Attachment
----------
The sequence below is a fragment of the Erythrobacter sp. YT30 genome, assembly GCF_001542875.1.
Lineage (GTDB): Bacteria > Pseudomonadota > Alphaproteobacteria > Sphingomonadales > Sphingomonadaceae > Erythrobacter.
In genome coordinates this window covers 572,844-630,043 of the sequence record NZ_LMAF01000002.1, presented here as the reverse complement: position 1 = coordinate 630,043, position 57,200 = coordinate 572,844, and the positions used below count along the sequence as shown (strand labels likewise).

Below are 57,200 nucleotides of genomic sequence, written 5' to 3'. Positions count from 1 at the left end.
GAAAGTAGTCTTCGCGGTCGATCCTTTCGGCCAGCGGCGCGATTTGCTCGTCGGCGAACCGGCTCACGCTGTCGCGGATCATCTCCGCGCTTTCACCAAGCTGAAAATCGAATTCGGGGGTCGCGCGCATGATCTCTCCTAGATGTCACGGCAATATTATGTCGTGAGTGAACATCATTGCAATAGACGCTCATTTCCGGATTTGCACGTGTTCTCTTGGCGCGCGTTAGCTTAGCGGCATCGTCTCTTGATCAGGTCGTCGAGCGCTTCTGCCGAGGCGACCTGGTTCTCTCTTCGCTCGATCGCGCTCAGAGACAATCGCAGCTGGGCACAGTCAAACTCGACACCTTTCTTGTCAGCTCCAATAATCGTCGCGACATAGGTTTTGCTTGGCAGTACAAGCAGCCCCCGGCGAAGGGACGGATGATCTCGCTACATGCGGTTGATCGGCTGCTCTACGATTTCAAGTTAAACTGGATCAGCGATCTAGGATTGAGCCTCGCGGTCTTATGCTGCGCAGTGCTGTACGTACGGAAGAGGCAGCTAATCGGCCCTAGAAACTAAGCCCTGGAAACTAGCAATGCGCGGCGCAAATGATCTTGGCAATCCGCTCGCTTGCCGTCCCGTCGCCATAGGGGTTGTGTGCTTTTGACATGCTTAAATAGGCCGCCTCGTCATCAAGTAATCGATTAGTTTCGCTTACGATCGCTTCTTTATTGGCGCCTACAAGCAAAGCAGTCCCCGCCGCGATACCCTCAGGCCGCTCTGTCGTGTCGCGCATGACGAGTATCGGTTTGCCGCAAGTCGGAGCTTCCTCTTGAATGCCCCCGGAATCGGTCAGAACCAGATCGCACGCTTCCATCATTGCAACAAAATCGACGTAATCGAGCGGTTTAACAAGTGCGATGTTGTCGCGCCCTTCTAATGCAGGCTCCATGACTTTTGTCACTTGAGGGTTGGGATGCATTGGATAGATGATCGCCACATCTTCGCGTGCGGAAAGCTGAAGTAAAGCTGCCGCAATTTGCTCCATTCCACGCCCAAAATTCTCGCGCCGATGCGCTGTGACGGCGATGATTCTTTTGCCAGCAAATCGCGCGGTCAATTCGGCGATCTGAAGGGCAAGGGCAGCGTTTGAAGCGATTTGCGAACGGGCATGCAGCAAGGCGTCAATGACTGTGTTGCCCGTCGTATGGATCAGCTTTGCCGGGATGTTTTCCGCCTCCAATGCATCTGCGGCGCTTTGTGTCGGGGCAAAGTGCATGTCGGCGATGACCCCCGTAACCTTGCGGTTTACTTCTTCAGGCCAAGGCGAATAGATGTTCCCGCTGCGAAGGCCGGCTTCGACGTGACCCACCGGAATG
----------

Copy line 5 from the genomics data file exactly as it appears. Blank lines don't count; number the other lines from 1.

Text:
GAAAGTAGTCTTCGCGGTCGATCCTTTCGGCCAGCGGCGCGATTTGCTCGTCGGCGAACCGGCTCACGCTGTCGCGGATCATCTCCGCGCTTTCACCAAGCTGAAAATCGAATTCGGGGGTCGCGCGCATGATCTCTCCTAGATGTCACGGCAATATTATGTCGTGAGTGAACATCATTGCAATAGACGCTCATTTCCGGATTTGCACGTGTTCTCTTGGCGCGCGTTAGCTTAGCGGCATCGTCTCTTGATCAGGTCGTCGAGCGCTTCTGCCGAGGCGACCTGGTTCTCTCTTCGCTCGATCGCGCTCAGAGACAATCGCAGCTGGGCACAGTCAAACTCGACACCTTTCTTGTCAGCTCCAATAATCGTCGCGACATAGGTTTTGCTTGGCAGTACAAGCAGCCCCCGGCGAAGGGACGGATGATCTCGCTACATGCGGTTGATCGGCTGCTCTACGATTTCAAGTTAAACTGGATCAGCGATCTAGGATTGAGCCTCGCGGTCTTATGCTGCGCAGTGCTGTACGTACGGAAGAGGCAGCTAATCGGCCCTAGAAACTAAGCCCTGGAAACTAGCAATGCGCGGCGCAAATGATCTTGGCAATCCGCTCGCTTGCCGTCCCGTCGCCATAGGGGTTGTGTGCTTTTGACATGCTTAAATAGGCCGCCTCGTCATCAAGTAATCGATTAGTTTCGCTTACGATCGCTTCTTTATTGGCGCCTACAAGCAAAGCAGTCCCCGCCGCGATACCCTCAGGCCGCTCTGTCGTGTCGCGCATGACGAGTATCGGTTTGCCGCAAGTCGGAGCTTCCTCTTGAATGCCCCCGGAATCGGTCAGAACCAGATCGCACGCTTCCATCATTGCAACAAAATCGACGTAATCGAGCGGTTTAACAAGTGCGATGTTGTCGCGCCCTTCTAATGCAGGCTCCATGACTTTTGTCACTTGAGGGTTGGGATGCATTGGATAGATGATCGCCACATCTTCGCGTGCGGAAAGCTGAAGTAAAGCTGCCGCAATTTGCTCCATTCCACGCCCAAAATTCTCGCGCCGATGCGCTGTGACGGCGATGATTCTTTTGCCAGCAAATCGCGCGGTCAATTCGGCGATCTGAAGGGCAAGGGCAGCGTTTGAAGCGATTTGCGAACGGGCATGCAGCAAGGCGTCAATGACTGTGTTGCCCGTCGTATGGATCAGCTTTGCCGGGATGTTTTCCGCCTCCAATGCATCTGCGGCGCTTTGTGTCGGGGCAAAGTGCATGTCGGCGATGACCCCCGTAACCTTGCGGTTTACTTCTTCAGGCCAAGGCGAATAGATGTTCCCGCTGCGAAGGCCGGCTTCGACGTGACCCACCGGAATG